Health plans have access to a wealth of data about members, including financial, demographic, buying habits, and lifestyle choices. At the Abarca Forward conference in Puerto Rico earlier this year, George Van Antwerp, managing director at Deloitte, led a discussion on how we can use these social determinants of health (SDOH) to improve medication adherence and provide a more personalized healthcare experience.
The cost of medication nonadherence and waste is estimated to be more than $500 billion, according to Health Affairs data provided by Van Antwerp, and trying to unlock the complex causes for this issue has been an ongoing challenge in the healthcare industry. Although it is far from solved, Van Antwerp explained, the availability and analysis of health plan member data has helped in trying not only to better understand causes of nonadherence but how healthcare organizations can develop new ways to address access, medication concerns, and improve understanding about their healthcare needs.
However, the reasons why prescriptions aren’t filled can vary by healthcare condition, among other factors.
Having a job, what type of insurance is provided, and patient out-of-pocket costs, can all be determining factors of medication adherence. Another is access to care— a consideration which is traditionally dependent upon how long it may take patients to get an appointment, which varies significantly around the country. Van Antwerp noted that in St Louis, for example, it takes a few days to get an in-person appointment while in Boston the wait time is significantly longer, and healthcare deserts can face even greater delays. However, telehealth is helping to close that gap.
Van Antwerp mentioned meta-analysis that showed that housing and food insecurity are also likely to impact medication adherence.
Van Antwerp also noted that research has demonstrated that patients can be significantly influenced by the people around them. For example, social media networks and family members can play a role in smoking and obesity. That influence can also extend to certain medications and healthy behaviors.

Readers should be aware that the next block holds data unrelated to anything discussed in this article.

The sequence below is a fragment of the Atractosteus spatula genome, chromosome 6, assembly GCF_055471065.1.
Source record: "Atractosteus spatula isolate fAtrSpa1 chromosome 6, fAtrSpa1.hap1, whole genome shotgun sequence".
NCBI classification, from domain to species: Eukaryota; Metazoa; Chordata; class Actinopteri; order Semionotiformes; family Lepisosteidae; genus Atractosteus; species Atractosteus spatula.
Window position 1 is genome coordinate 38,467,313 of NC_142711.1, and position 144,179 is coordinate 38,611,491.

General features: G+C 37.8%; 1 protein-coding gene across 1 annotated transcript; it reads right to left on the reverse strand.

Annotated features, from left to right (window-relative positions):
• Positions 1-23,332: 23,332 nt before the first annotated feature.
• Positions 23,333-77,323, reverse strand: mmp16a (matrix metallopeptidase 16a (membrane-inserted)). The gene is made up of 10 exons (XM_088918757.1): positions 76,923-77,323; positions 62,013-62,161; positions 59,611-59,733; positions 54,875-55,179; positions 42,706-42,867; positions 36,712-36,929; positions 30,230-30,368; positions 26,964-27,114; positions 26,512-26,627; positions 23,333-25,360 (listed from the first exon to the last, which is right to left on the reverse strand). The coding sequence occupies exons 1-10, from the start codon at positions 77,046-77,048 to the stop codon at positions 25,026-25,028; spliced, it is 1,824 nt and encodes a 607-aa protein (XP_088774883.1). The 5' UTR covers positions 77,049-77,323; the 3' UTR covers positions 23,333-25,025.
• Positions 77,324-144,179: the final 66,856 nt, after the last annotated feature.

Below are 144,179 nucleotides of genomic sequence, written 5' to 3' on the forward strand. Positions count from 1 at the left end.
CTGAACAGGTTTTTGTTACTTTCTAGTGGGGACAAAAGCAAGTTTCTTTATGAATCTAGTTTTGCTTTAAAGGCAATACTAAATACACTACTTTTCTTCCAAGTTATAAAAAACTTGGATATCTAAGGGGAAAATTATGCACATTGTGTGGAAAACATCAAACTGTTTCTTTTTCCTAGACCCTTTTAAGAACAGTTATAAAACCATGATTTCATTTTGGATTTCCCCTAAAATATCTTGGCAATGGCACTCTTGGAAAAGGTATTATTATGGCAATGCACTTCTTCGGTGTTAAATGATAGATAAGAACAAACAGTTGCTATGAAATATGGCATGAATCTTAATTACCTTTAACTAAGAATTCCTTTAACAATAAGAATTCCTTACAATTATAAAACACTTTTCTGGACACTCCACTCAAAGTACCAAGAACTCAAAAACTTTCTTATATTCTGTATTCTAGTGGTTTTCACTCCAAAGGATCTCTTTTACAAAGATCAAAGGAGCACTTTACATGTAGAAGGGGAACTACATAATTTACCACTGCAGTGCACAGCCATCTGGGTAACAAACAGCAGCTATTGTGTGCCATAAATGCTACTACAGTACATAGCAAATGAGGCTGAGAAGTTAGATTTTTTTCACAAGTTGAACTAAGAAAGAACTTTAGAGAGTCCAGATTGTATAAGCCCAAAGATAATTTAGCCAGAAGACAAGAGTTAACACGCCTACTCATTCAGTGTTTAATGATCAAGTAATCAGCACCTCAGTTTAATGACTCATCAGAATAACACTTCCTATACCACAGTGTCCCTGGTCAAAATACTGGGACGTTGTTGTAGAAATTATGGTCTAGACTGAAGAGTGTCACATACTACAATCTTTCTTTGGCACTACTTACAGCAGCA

There are also factors related to the patient’s healthcare experience that may impact adherence, such as:
One reason that patients don’t pick up their medication, or stop taking it altogether, is that they no longer feel unwell and/or they think they’re cured. And, because providers often have relatively short interactions with patients, opportunities to explain some of the nuances of their condition and prescribed medication may be lost. Van Antwerp discussed research that focused on patients prescribed statins to manage high cholesterol in which some participants reported that their provider never said that they need to take the medication for a long time to get their cholesterol under control—instead operating under the impression that they would be cured after 30-days.
Patients may also feel uncomfortable asking their provider questions about their prescriptions, which may impact their ability to take the medication as intended.Identifying what’s important to patients
One way providers can potentially improve adherence is by personalizing the goals and benefits an individual can achieve by managing his or her condition. For some, it’s to be healthy enough to attend their child’s wedding. For others, it may be being able to enjoy certain foods or be physically active. Having the dialogue to identify patient motivations and linking actions, like adherence, to those outcomes could make a meaningful impact.
Trust and literacy
In the United States, only 12% of adults have proficient health literacy—so trust between patients and providers is critical. This can be especially true in minority groups or marginalized communities, according to a study published in JAMA.
It’s clear that one way to improve medication and care plan adherence is by getting to know patients better to identify and assess SDOH-related factors, such as access to transportation, healthy food, employment status, health literacy, mental health and more. But successfully retrieving this often sensitive information depends on how patients are asked about their situations, their comfort level in sharing this information and the ability of pharmacies, providers, and plans to use it to help improve a consumer’s health.
And while this process may be difficult, and vary from patient to patient, it is critical to improving patient health and reducing unnecessary costs across healthcare.
*This article was written by Stephanie Baum and first published by MedCity News